LIVE FROM CES 2018, LAS VEGAS: Verizon VP of smart communities Mrinalini Ingram revealed the operator is in talks with around 100 cities regarding deployment of its smart city services, with between 20 and 25 edging towards a launch.
Verizon is aiming to build on a key smart city partnership penned with the city of Sacramento, California, in June 2017 which covered deployment of public safety and education solutions along with free Wi-Fi in the city’s parks.
Ingram told Mobile World Live tools like video can be used to make intersections safer, help with parking and traffic flow, and aid police in solving crimes. While such services are important elements in the move towards smart cities, Ingram explained there is a balance to be struck in terms of ensuring the security of data gathered and the privacy of people being monitored.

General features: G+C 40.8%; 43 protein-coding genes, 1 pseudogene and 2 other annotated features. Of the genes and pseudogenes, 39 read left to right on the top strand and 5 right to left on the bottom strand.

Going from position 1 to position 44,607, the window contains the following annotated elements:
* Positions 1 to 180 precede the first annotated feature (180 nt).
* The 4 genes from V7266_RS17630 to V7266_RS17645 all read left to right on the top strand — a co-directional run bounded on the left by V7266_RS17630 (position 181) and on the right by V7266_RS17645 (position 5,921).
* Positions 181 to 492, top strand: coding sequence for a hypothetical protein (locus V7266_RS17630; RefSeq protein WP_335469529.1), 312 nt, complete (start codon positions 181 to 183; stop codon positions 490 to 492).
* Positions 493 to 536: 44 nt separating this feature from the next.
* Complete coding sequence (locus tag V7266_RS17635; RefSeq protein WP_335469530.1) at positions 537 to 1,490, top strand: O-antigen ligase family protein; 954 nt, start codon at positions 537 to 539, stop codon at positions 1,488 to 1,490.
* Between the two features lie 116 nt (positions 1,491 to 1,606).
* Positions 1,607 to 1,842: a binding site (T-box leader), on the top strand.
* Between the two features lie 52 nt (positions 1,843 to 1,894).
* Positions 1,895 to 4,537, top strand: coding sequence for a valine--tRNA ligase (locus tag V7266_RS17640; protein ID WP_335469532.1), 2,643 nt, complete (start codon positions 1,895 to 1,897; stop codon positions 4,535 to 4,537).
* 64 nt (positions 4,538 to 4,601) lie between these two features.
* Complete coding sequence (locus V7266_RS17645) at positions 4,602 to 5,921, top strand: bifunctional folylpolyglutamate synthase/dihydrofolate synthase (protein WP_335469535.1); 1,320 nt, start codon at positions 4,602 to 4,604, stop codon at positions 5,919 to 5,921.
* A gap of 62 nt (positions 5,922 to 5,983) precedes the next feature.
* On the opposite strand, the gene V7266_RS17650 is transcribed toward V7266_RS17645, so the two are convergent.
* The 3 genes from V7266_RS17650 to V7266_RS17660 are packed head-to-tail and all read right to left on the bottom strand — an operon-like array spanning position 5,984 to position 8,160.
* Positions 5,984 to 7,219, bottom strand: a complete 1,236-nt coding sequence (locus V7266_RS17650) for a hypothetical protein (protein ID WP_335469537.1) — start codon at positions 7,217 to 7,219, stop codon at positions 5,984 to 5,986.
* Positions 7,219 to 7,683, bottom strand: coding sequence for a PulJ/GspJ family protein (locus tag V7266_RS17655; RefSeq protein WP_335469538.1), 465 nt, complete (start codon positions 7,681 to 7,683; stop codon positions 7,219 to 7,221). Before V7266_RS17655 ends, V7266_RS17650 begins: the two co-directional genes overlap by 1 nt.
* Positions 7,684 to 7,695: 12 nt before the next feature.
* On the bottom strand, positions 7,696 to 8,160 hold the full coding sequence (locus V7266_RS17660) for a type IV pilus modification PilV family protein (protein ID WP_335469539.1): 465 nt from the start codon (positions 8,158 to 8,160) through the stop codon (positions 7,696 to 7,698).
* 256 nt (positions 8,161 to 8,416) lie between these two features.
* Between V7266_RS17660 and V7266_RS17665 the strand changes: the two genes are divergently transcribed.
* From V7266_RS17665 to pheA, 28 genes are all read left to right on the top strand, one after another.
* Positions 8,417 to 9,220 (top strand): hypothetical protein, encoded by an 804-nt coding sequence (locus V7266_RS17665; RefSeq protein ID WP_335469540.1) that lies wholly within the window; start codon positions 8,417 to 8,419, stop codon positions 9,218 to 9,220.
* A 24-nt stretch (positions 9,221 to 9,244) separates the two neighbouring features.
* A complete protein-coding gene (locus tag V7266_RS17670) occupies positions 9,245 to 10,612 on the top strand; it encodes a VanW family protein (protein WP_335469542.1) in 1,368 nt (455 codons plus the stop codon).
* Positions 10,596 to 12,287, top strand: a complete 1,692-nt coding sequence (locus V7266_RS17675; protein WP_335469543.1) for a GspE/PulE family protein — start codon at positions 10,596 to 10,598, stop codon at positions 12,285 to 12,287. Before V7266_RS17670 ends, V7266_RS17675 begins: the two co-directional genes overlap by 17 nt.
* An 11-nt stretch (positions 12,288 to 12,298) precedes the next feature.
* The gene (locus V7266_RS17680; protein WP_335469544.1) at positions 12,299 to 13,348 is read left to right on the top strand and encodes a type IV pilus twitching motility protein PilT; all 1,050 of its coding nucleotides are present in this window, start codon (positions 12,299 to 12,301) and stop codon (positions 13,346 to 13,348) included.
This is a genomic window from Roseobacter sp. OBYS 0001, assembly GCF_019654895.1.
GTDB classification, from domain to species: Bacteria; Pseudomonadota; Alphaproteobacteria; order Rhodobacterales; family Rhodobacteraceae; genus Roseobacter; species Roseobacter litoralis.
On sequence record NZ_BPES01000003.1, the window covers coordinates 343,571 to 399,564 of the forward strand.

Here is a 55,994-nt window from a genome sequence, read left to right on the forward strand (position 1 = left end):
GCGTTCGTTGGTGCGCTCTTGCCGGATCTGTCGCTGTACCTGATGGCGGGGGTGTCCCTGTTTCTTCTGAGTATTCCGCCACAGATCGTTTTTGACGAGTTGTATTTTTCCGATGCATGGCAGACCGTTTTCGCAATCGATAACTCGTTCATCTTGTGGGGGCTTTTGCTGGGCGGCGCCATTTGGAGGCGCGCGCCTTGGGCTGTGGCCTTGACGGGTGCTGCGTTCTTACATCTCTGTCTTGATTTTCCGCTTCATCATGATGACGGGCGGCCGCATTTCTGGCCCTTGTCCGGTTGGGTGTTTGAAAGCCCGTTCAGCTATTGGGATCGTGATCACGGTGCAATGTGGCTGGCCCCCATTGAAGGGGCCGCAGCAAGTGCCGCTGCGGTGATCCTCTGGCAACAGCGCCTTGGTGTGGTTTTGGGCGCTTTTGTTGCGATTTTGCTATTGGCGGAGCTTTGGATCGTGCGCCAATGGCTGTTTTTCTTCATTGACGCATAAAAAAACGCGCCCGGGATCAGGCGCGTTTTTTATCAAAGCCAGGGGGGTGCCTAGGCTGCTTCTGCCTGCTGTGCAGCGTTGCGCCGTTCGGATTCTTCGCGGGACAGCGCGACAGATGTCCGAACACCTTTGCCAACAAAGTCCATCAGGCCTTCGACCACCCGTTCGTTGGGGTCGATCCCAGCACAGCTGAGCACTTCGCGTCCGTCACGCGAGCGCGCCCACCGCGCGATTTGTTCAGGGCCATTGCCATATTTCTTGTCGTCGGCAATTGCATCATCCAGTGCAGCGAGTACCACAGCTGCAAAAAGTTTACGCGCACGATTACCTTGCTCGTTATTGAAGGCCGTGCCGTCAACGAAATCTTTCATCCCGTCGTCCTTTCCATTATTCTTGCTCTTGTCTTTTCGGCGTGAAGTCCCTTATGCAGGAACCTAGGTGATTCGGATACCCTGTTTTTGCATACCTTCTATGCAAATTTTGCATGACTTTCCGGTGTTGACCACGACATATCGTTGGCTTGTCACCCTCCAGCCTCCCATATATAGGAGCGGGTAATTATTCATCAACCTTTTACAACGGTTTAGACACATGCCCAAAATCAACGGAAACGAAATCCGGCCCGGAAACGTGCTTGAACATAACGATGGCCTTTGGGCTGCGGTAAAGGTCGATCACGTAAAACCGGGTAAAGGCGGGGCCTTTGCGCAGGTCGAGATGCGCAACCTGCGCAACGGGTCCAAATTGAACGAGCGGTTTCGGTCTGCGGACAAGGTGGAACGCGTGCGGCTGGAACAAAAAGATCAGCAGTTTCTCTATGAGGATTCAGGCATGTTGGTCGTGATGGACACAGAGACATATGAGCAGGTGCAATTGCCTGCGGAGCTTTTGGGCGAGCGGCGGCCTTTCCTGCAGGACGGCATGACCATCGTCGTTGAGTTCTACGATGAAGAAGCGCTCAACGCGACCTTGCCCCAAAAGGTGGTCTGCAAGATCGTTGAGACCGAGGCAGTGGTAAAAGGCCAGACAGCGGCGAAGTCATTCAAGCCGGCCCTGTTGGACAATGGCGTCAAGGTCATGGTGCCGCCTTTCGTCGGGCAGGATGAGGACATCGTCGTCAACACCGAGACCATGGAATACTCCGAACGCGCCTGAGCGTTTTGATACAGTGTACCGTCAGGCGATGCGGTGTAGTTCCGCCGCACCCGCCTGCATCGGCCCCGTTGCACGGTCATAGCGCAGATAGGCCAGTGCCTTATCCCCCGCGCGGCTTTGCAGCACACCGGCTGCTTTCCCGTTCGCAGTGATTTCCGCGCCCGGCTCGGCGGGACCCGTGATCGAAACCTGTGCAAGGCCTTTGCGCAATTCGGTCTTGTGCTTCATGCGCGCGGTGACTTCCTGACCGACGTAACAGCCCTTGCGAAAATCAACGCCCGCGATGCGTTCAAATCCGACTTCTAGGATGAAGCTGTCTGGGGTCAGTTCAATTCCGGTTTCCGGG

In addition to anonymising the information collected from video sensors, Ingram said Verizon also keeps the footage stored on individual devices at the edge of the network. She explained this helps prevent broad scale hacks of the data.
“If I’m a hacker – say I had a solution where that information, in order to be analysed, all has to go into a central cloud – I can go in and access one place and I have all the video feeds from the entire city. For us, that hacker would have to go literally to each and every light pole and even then only get a minute set of information. That makes it much, much more difficult for someone to misuse that information.”
Ingram said Verizon doesn’t track identifiers like licence plate numbers with the video solution, but noted police can access the feeds as part of investigations into incidents. However, Ingram explained access is limited to a 30-day period, after which the video feeds are erased.
“We have to really understand how to listen to needs of the community and be sure we’re finding solutions that make people feel safer but also protected [in terms of privacy],” she added.